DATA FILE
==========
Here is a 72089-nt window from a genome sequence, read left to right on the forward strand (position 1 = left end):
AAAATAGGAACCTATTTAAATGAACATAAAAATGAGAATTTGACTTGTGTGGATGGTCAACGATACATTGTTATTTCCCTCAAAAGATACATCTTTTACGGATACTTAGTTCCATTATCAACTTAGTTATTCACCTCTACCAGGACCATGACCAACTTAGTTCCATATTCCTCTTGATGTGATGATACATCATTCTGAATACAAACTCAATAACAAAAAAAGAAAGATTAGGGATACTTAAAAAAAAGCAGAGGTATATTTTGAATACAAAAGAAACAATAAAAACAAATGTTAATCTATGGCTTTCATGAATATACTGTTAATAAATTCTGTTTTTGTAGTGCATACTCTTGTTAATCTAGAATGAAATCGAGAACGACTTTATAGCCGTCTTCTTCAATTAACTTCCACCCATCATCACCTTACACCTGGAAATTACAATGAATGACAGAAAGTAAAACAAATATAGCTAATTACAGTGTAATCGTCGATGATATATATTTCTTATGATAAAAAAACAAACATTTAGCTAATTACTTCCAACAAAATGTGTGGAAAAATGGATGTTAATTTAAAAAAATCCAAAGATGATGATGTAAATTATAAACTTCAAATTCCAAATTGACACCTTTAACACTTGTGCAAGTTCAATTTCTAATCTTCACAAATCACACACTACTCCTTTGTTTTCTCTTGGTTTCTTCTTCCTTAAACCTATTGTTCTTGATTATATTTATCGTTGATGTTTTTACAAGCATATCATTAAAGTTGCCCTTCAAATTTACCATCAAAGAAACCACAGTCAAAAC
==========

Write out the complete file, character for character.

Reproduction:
Here is a 72089-nt window from a genome sequence, read left to right on the forward strand (position 1 = left end):
AAAATAGGAACCTATTTAAATGAACATAAAAATGAGAATTTGACTTGTGTGGATGGTCAACGATACATTGTTATTTCCCTCAAAAGATACATCTTTTACGGATACTTAGTTCCATTATCAACTTAGTTATTCACCTCTACCAGGACCATGACCAACTTAGTTCCATATTCCTCTTGATGTGATGATACATCATTCTGAATACAAACTCAATAACAAAAAAAGAAAGATTAGGGATACTTAAAAAAAAGCAGAGGTATATTTTGAATACAAAAGAAACAATAAAAACAAATGTTAATCTATGGCTTTCATGAATATACTGTTAATAAATTCTGTTTTTGTAGTGCATACTCTTGTTAATCTAGAATGAAATCGAGAACGACTTTATAGCCGTCTTCTTCAATTAACTTCCACCCATCATCACCTTACACCTGGAAATTACAATGAATGACAGAAAGTAAAACAAATATAGCTAATTACAGTGTAATCGTCGATGATATATATTTCTTATGATAAAAAAACAAACATTTAGCTAATTACTTCCAACAAAATGTGTGGAAAAATGGATGTTAATTTAAAAAAATCCAAAGATGATGATGTAAATTATAAACTTCAAATTCCAAATTGACACCTTTAACACTTGTGCAAGTTCAATTTCTAATCTTCACAAATCACACACTACTCCTTTGTTTTCTCTTGGTTTCTTCTTCCTTAAACCTATTGTTCTTGATTATATTTATCGTTGATGTTTTTACAAGCATATCATTAAAGTTGCCCTTCAAATTTACCATCAAAGAAACCACAGTCAAAAC